Fashion FYI: Vogue documentary on HBO
"In Vogue: The Editor's Eye” will debut at 9 p.m. Dec. 6 on HBO, coinciding with the 120th anniversary of the fashion magazine. The documentary takes a look at some of the world's most influential fashion images, as conceived by the magazine's iconic fashion editors. Drawing on Vogue's archives, the film features behind-the-scenes interviews with editors who have contributed to the magazine's legacy, including current editor Anna Wintour, and Vogue subjects such as Nicole Kidman and Sarah Jessica Parker.
Women of beauty
Naxos of America has released three DVDs devoted to three iconic women of beauty and fashion: Helena Rubinstein, Elizabeth Arden and Estee Lauder. The DVDs sell for $19.99 each.
Nadia Salon in Shadyside is hosting a fashion show at 4 p.m. Sunday as part of the Holiday Promenade on Walnut as Continuum Dance Theater transforms the salon into a holiday masterpiece of fashion, music and performance art. Fashion show tickets are $15; $30 for VIP.
Shop N sip event
Enjoy wine, cheese, chocolates and a gift with purchase from 5 to 8 p.m. every Thursday in December at Crossroads Boutique & Cattiva in Greensburg.
Details: 724-832-8900 or www.crossroadsboutique.com
Show off your legs
With the holiday party season upon us, People Style Watch offers tips to help bare your legs so they will be smooth, bronzed and glowing.
Exfoliate: Soften skin with a scrub that cleanses and smooths. Apply it in circular motions from your feet up. For better results, use a loofah or body brush.
Bronze: Get an instant glow with a temporary bronzing gel. A matte formula minimizes imperfections in a natural way. Make sure to apply it in front of a full-length mirror to avoid streaks. If you want a more-subdued color, mix it with moisturizer.
Luminize: For added sparkle, finish with a shimmery powder or cream. To make legs look extra-long and lean, apply it just down the center of your thighs and calves.
Allure magazine talked with Jeanine Lobell, a makeup artist and the founder of Stilla Cosmetics about how to organize a makeup bag.
“Foundation inevitably leaks, shadows crumble and powder explodes — I've learned how to minimize the mess,” she says.
Look inside: A bag with nylon lining is easier to clean than a leather or cotton one. Keep makeup-remover wipes in there so, if anything does spill, you can clean it up quickly.
Double-check: It sounds simple, but the crucial step in preventing disaster is tightening all of the caps. Any compacts with iffy hinges should go in a plastic bag. Eyeliner caps always pop off, so I prefer twist-up pencils.
Sort brushes: Stash brushes by type in long, narrow, snack-size bags, so dark shadow brushes don't contaminate your blush brush.
Start over: About once a month, “I empty my bag, flip it inside out, and give it a good wipe-down with a brush cleaner and paper towel. And four times a year, I do an overhaul: I keep my concealer, bronzer and cheek color, but to update things, I slip in a new lipstick or shadow that's hot for the season,” says Lobell.
— Staff and wire reports
Show commenting policy
TribLive commenting policy
You are solely responsible for your comments and by using TribLive.com you agree to our Terms of Service.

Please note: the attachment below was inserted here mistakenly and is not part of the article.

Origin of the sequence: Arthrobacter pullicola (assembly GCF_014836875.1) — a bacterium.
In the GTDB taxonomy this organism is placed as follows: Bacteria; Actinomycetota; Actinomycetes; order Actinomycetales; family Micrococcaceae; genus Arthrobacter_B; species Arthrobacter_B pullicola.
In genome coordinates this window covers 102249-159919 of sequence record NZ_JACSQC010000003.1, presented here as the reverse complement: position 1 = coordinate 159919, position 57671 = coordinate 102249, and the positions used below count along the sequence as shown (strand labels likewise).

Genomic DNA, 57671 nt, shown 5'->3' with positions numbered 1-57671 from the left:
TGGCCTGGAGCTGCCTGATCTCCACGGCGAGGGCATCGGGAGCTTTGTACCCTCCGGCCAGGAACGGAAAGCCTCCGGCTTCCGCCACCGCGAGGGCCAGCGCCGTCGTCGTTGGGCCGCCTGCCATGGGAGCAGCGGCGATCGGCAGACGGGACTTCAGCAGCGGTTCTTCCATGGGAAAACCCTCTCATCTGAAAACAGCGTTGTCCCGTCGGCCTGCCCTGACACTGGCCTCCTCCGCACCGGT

We moderate comments. Our goal is to provide substantive commentary for a general readership. By screening submissions, we provide a space where readers can share intelligent and informed commentary that enhances the quality of our news and information.
While most comments will be posted if they are on-topic and not abusive, moderating decisions are subjective. We will make them as carefully and consistently as we can. Because of the volume of reader comments, we cannot review individual moderation decisions with readers.
We value thoughtful comments representing a range of views that make their point quickly and politely. We make an effort to protect discussions from repeated comments either by the same reader or different readers.
We follow the same standards for taste as the daily newspaper. A few things we won't tolerate: personal attacks, obscenity, vulgarity, profanity (including expletives and letters followed by dashes), commercial promotion, impersonations, incoherence, proselytizing and SHOUTING. Don't include URLs to Web sites.
We do not edit comments. They are either approved or deleted. We reserve the right to edit a comment that is quoted or excerpted in an article. In this case, we may fix spelling and punctuation.
We welcome strong opinions and criticism of our work, but we don't want comments to become bogged down with discussions of our policies and we will moderate accordingly.
We appreciate it when readers and people quoted in articles or blog posts point out errors of fact or emphasis and will investigate all assertions. But these suggestions should be sent via e-mail. To avoid distracting other readers, we won't publish comments that suggest a correction. Instead, corrections will be made in a blog post or in an article.
- Pirates grind out extra-inning win against testy Tigers
- Steelworkers seek to keep working during talks
- Roundup: Westinghouse to benefit from EU nuclear fueling deal; Consol again reworks offering for coal spinoff; more
- Shopping season starts up for Penguins amid onset of free agency
- Gameday: Pirates at Detroit, July 1, 2015
- It’s time to take a serious look at investments
- ‘Suspicious’ blaze in N. Belle Vernon puts cops on alert
- Donora woman wins state nursing award
- Guido: 48 years later, Armstrong School District down to 2 high schools
- U.S. Steel, Alcoa lead June decline
- Gaffney leads Irwin Men’s Summer League into 25th season